Our last regular Club meeting of the 2023-2024 season was focused on preparation for our big annual event:  the 53rd Annual Garden Show.  This included coaching on how best to be ready for the competitive flower show, in which many Club members participate.  How best to win that coveted blue ribbon?

And the meeting was indeed a little bit more of a party, as the program did not start until well after 7PM!

The meeting came to order with the first order of business being election of new officers.  The Garden Club President and Vice-President officer roles were up for election.  We are delighted to announce that Patti Burrows is the new Club president-elect and will take office in June.  And Cassandra Mendonca is our new VP-elect and will take office at the same time.

Following the election Dean introduced the Garden Show chairs - and what a great group that is - and allowed each of them to speak to the membership about any key needs.

Finally, we had a great demonstration of key flower arrangement techniques to give members clues as to how to best compete in the flower show.

February 8th Valentine's Pot-luck Dinner

And A Great Time Was Had! - By Mary Gale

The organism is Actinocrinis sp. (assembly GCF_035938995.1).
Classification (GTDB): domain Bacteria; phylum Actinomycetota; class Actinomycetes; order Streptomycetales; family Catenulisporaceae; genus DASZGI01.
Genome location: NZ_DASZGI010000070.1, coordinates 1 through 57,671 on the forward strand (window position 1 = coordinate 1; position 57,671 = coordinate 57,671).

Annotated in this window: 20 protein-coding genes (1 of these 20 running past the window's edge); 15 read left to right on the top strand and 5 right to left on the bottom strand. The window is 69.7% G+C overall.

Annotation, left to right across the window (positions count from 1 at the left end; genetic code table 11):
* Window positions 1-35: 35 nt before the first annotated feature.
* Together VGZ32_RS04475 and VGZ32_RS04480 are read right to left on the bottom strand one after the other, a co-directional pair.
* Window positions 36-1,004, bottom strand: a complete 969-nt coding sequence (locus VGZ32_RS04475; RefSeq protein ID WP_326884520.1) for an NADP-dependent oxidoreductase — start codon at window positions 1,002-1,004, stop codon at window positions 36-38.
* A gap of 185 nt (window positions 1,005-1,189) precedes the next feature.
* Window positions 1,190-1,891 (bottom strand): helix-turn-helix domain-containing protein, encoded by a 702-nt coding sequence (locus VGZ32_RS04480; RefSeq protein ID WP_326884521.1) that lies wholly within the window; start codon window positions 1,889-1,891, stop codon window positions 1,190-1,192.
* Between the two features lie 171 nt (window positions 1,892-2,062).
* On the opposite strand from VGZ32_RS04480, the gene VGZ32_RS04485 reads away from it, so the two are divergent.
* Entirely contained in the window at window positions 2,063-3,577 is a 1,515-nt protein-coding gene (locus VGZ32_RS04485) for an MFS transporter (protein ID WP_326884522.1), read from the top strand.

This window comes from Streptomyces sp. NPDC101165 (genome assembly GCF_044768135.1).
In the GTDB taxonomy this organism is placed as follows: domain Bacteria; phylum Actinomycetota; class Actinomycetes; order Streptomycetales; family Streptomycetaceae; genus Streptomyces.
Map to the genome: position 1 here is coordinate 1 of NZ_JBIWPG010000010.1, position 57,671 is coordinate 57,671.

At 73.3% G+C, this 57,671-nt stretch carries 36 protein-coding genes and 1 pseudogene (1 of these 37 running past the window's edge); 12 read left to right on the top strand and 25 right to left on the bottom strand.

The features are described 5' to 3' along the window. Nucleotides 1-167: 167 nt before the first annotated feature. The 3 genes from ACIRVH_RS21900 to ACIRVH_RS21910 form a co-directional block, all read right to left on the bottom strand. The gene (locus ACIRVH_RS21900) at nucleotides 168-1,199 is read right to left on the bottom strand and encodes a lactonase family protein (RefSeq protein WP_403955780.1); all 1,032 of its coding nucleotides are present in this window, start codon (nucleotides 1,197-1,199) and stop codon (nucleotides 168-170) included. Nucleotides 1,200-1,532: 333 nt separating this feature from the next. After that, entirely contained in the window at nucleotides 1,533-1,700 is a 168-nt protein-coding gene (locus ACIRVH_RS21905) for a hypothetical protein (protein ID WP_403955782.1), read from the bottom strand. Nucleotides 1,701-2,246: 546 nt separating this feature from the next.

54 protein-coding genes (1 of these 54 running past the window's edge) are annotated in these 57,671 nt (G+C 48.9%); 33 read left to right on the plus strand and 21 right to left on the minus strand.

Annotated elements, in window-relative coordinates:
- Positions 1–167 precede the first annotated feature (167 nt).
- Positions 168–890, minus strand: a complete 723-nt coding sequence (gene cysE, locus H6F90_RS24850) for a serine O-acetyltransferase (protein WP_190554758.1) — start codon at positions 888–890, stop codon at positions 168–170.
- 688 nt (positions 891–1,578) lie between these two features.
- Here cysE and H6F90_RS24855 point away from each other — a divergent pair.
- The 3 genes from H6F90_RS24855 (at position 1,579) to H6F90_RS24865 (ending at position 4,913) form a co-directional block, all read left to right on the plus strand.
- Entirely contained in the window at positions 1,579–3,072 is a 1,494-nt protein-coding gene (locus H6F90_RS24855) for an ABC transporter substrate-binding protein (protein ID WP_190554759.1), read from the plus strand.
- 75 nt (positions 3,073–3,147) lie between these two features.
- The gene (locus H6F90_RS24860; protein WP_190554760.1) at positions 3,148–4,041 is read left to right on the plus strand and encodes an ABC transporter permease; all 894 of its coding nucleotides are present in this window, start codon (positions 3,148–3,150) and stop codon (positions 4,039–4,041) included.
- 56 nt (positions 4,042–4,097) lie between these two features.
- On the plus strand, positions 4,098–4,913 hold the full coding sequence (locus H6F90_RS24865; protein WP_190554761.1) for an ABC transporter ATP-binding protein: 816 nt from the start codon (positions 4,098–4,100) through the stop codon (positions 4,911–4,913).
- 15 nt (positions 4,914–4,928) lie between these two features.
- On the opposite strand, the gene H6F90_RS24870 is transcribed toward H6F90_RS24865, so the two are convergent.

On a chilly and damp February evening recently, many lucky gardeners escaped to the dry, warm welcoming embrace of their fellow Garden Club members at our annual Valentine's Potluck. Our Party Guru, Patti Burrows couldn’t attend, but she must have had a good backup crew, because the room was very festive!

Debbie Langley seemed to be keeping an eye out for empty spaces to be filled at the appetizer table, and Karolyn Stone and other Ladies of the Club were working their magic in the kitchen. 
We found hearts galore, tables and chairs already set for us, and a huge long line of wonderful main and side dishes leading to the back corner where many delicious desserts lay in wait to tempt us. People were claiming dibs on Ed’s fabulous cheese cake a full hour or two before time to enjoy it.

But first to the appetizers and libations and conversations! As always the decibel count was high as old-timers and newcomers created and renewed acquaintances. President Diane Woods eventually made herself heard to a few people to start the lines down the table, and then others followed along. What a feast!